Reorganization of hospitals. The hospital needs guidelines to make them modern, so it is essential to update the Ministerial Decree 70/2015 on hospital standards. The pandemic has taught us that our structures, which are very old or in any case dated in most cases, must be ‘accordion’, ductile, that is, able to shed skin in turn, we need clear and nationally established rules that link the entire health service chain. Today, the treatment pathways are fragmented and often bottlenecks form that clog hospitals. It makes noise and the crowding of the emergency wards seems sensational, but that is the tip of the iceberg. It is clear that the system is blocked if one or more gears slow down: if the territory does not filter the admissions, if the wards do not discharge because the rehabilitation facilities and post-acute wards do not receive those discharged from the hospital, if the home does not welcomes.

Continuity of care. This is a key topic, because it allows patients who deserve chronic long-term care and rehabilitation therapy to be sent to the right care setting. In order to keep the average hospitalization times within the recommended objectives, it is necessary to unequivocally clarify the modalities of transition to another setting.

Transforming Internal Medicine from a ‘low’ to ‘medium’ intensity of care discipline. During the pandemic, 70% of Covid patients were assisted in the Internal Medicine Operating Units, which during the first, terrible waves, turned into real sub-intensive wards. The levels of care provided today in hospital in internal medicine wards are nowhere near comparable to those that were provided more than 30 years ago. Today the assistance provided has a significantly higher intensity of care with an average weight of DRGs above 1.30 and in many cases even up to 1.45-1.50.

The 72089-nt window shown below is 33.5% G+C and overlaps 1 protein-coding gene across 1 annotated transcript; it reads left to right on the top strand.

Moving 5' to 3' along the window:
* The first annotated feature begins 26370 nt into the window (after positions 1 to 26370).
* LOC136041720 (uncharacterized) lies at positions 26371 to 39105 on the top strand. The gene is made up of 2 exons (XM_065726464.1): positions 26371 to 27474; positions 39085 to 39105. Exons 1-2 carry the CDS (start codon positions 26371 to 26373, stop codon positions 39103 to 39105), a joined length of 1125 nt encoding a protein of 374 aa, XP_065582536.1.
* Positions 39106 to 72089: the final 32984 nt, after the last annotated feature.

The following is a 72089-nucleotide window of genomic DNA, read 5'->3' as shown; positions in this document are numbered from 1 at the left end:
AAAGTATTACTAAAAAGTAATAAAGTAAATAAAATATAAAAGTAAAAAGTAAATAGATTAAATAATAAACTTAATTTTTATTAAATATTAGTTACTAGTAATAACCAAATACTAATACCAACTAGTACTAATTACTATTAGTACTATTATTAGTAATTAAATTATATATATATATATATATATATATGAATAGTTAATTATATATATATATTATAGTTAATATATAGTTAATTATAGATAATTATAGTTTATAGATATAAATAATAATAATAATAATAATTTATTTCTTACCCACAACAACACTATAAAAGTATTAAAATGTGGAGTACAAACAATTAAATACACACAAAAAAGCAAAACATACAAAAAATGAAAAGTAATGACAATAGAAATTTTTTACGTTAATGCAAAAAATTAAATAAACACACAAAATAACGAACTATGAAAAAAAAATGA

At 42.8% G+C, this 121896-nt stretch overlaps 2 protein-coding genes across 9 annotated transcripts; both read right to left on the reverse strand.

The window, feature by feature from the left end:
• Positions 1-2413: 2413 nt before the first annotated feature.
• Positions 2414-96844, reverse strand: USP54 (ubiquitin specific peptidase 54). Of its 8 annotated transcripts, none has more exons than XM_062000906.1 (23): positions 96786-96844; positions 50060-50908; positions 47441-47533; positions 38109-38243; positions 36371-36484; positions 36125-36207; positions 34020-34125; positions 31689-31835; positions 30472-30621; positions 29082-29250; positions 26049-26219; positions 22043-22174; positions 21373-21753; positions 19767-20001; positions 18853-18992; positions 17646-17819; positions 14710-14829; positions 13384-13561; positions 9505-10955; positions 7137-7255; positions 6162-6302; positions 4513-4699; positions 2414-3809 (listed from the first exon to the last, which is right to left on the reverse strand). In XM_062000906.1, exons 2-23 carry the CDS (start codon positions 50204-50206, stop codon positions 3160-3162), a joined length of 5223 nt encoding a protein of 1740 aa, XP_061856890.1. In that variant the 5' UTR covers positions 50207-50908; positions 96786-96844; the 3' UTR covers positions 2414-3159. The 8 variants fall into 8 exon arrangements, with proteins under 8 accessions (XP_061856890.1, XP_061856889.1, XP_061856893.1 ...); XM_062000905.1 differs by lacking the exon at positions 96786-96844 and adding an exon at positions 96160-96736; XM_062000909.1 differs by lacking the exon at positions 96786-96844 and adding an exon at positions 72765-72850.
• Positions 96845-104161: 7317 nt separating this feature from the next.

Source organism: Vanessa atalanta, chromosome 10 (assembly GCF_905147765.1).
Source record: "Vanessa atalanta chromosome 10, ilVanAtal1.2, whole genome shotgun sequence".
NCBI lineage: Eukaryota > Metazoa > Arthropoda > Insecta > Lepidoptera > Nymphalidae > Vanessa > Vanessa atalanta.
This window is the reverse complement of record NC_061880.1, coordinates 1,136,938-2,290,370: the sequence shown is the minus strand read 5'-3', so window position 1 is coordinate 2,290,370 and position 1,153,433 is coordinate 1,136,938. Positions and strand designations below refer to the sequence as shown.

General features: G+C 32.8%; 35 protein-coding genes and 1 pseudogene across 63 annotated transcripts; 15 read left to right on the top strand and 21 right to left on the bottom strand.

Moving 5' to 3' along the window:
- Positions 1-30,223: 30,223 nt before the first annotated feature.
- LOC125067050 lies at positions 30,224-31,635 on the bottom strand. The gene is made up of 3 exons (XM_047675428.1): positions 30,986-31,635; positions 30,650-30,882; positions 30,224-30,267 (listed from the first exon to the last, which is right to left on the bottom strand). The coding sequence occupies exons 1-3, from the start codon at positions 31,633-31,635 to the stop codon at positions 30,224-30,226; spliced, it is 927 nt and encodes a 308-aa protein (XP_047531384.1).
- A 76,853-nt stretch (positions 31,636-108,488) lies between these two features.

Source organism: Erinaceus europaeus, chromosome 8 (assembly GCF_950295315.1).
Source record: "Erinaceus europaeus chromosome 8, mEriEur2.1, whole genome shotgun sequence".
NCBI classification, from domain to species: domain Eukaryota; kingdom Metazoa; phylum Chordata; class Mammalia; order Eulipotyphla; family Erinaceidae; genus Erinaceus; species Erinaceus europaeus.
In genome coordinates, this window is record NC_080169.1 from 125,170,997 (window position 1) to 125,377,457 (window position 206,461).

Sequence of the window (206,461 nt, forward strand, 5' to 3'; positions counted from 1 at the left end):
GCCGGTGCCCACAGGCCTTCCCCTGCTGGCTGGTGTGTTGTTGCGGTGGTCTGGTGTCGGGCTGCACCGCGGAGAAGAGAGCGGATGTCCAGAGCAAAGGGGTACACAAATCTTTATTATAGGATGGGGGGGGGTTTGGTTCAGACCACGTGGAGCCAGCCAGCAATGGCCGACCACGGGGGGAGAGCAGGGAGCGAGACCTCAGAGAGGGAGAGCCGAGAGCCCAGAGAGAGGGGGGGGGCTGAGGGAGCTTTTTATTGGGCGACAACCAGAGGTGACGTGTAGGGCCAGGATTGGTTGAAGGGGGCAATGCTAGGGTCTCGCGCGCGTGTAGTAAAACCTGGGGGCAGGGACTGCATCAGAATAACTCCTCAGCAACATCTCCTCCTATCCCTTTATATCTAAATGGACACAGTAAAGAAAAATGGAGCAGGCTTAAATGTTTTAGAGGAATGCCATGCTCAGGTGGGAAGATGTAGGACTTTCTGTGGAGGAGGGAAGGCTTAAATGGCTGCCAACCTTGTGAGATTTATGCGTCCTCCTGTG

This means that patients admitted to internal medicine always have serious and difficult clinical conditions, with very complex care needs, require constant assistance and specific skills, with extensive use of sophisticated technologies, technical-diagnostic instruments and integrated therapies. All of this is a major challenge for healthcare workers.

Unfortunately, the departments of Internal Medicine, which guarantee a high intensity of care, are still defined by the Ministry with the code 26-General Medicine, with a staff and beds that is that of a low level of care. In this sense, the re-definition of code 26 General Medicine as Internal Medicine and the transformation of Internal Medicine from a ‘low’ to ‘medium intensity of care’ discipline is fundamental, redefining the standards for healthcare personnel still bound by the old DM. 109/1988 Donat Cattin.

Retrieval of waiting lists. During 2020, the internal medicine wards lost approximately 650,000 hospitalizations for complex patients. A fact that we have elaborated independently and that Agenas has then confirmed. In 2021 we had recovered in part, but the subsequent waves of Covid have again slowed and hindered hospitalizations for our patients, as well as for all other medical and surgical pathologies. And even as far as 2022 is concerned, the numbers are not encouraging due to the Omicron waves.

Waiting lists are a structural problem, pre-existing at Covid, which requires serious interventions. Hiring staff from the last few years of specialization, encouraging extra-contractual activities for the recovery of waiting lists more than is currently the case and organizing territorial assistance more efficiently.

09 September 2022